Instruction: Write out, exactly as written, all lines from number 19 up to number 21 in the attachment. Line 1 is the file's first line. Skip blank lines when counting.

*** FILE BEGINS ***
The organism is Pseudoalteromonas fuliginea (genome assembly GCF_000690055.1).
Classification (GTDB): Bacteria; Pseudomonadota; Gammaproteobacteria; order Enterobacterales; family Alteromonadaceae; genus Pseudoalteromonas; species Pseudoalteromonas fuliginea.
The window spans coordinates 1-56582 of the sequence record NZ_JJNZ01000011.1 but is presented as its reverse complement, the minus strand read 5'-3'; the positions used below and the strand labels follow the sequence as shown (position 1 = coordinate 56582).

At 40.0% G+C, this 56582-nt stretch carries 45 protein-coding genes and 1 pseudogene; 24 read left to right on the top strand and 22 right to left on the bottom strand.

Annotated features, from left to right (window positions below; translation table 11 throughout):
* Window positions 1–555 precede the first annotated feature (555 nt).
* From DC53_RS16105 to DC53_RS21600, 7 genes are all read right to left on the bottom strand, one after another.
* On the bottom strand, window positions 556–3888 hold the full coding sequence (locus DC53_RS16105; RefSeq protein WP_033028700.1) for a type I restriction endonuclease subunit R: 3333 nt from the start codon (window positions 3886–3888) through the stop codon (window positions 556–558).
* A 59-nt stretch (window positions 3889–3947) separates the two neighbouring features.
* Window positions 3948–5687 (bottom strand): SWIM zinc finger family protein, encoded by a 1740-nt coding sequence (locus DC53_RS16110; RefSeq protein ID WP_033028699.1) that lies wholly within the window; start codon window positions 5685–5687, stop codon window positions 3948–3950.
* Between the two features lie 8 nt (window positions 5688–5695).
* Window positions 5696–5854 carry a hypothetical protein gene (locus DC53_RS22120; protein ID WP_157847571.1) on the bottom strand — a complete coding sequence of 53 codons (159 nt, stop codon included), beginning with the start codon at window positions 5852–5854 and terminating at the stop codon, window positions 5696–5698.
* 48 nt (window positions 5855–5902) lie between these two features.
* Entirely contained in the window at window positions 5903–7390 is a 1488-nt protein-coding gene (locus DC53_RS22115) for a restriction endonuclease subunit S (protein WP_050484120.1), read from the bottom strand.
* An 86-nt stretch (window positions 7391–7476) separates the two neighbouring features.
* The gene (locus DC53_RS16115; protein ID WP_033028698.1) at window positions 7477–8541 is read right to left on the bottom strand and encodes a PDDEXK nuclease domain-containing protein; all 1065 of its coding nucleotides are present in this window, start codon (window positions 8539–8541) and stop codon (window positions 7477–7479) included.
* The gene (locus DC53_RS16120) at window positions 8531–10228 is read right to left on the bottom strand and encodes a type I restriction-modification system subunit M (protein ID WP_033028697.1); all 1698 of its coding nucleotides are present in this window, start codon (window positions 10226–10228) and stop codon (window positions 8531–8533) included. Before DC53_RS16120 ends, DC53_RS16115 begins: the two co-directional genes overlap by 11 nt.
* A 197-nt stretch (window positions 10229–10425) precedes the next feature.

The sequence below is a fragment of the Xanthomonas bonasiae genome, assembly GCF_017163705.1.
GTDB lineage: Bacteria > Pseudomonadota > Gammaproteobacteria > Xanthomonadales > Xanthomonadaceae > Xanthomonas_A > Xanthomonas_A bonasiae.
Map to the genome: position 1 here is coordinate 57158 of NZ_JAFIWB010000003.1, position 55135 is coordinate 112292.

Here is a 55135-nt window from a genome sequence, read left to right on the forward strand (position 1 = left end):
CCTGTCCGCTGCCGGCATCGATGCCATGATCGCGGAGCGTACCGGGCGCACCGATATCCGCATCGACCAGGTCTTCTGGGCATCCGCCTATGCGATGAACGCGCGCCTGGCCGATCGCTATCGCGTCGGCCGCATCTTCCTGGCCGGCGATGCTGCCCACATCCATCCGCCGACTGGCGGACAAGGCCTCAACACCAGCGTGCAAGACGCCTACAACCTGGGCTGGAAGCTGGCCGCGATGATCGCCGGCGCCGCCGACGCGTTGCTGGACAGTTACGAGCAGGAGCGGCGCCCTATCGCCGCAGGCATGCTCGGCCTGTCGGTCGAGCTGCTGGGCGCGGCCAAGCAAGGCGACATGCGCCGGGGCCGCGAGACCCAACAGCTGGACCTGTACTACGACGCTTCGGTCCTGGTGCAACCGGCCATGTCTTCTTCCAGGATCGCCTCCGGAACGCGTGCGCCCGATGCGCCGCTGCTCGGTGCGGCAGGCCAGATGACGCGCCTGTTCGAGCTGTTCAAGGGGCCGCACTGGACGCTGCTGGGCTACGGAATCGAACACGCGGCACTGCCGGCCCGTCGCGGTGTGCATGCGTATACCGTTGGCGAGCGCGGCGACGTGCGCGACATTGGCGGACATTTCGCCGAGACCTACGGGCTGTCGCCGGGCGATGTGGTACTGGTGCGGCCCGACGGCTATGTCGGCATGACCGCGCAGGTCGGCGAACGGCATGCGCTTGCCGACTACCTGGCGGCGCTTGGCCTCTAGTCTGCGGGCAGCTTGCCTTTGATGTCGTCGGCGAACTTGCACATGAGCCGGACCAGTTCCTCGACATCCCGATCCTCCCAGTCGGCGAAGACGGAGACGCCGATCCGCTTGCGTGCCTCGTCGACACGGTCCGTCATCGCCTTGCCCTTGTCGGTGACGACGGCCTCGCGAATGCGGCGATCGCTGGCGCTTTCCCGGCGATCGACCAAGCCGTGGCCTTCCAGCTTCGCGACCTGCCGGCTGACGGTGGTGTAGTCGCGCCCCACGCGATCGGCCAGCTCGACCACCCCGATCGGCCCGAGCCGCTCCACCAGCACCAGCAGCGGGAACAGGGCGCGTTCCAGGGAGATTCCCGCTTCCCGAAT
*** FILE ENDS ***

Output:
The sequence below is a fragment of the Xanthomonas bonasiae genome, assembly GCF_017163705.1.
GTDB lineage: Bacteria > Pseudomonadota > Gammaproteobacteria > Xanthomonadales > Xanthomonadaceae > Xanthomonas_A > Xanthomonas_A bonasiae.
Map to the genome: position 1 here is coordinate 57158 of NZ_JAFIWB010000003.1, position 55135 is coordinate 112292.